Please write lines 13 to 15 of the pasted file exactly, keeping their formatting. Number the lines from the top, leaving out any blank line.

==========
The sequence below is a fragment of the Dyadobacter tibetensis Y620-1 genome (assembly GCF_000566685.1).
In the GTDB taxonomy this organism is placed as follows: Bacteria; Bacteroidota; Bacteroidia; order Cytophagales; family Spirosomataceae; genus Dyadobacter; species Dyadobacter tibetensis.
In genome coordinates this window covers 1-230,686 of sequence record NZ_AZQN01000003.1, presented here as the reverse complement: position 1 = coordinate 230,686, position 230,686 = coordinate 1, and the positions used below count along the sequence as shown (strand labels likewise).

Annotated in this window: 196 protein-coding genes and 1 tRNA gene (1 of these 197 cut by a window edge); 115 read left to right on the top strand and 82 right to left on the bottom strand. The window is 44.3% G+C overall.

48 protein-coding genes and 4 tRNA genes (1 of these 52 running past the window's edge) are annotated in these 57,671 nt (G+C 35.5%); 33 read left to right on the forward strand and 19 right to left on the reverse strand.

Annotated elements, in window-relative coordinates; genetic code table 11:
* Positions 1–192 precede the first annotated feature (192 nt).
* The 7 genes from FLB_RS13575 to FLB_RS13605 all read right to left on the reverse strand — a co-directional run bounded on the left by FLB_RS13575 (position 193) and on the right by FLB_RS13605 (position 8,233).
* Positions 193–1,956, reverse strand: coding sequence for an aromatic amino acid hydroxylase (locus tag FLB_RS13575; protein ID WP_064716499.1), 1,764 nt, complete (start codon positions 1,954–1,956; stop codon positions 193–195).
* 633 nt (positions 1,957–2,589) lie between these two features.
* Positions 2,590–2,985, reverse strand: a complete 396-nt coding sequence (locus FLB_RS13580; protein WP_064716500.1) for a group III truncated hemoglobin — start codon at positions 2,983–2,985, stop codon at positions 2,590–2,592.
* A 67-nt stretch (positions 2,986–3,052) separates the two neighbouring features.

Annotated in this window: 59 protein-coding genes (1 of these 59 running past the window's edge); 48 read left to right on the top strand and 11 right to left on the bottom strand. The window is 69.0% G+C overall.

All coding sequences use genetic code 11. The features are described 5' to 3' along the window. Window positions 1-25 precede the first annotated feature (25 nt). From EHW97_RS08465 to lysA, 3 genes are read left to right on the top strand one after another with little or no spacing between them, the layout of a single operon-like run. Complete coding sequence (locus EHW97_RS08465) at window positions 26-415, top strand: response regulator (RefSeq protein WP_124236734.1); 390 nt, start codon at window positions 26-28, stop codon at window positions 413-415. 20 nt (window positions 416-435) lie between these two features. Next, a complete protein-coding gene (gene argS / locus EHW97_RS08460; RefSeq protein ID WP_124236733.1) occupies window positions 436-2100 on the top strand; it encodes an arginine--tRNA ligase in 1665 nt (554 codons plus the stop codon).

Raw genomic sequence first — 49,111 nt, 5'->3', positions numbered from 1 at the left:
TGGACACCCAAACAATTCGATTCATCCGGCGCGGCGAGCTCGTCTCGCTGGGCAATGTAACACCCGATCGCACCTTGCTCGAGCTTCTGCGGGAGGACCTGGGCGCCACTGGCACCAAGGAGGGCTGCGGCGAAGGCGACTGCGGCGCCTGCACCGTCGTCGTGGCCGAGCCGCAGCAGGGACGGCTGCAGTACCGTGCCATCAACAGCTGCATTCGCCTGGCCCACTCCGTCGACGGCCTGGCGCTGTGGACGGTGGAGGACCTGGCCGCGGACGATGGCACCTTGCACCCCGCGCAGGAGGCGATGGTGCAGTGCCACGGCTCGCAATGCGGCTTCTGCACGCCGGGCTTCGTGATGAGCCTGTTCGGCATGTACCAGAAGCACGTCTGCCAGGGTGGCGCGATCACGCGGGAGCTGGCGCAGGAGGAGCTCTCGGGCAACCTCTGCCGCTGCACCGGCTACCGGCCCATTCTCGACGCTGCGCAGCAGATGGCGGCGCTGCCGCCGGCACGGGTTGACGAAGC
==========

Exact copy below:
Annotated in this window: 59 protein-coding genes (1 of these 59 running past the window's edge); 48 read left to right on the top strand and 11 right to left on the bottom strand. The window is 69.0% G+C overall.

All coding sequences use genetic code 11. The features are described 5' to 3' along the window. Window positions 1-25 precede the first annotated feature (25 nt). From EHW97_RS08465 to lysA, 3 genes are read left to right on the top strand one after another with little or no spacing between them, the layout of a single operon-like run. Complete coding sequence (locus EHW97_RS08465) at window positions 26-415, top strand: response regulator (RefSeq protein WP_124236734.1); 390 nt, start codon at window positions 26-28, stop codon at window positions 413-415. 20 nt (window positions 416-435) lie between these two features. Next, a complete protein-coding gene (gene argS / locus EHW97_RS08460; RefSeq protein ID WP_124236733.1) occupies window positions 436-2100 on the top strand; it encodes an arginine--tRNA ligase in 1665 nt (554 codons plus the stop codon).

Raw genomic sequence first — 49,111 nt, 5'->3', positions numbered from 1 at the left: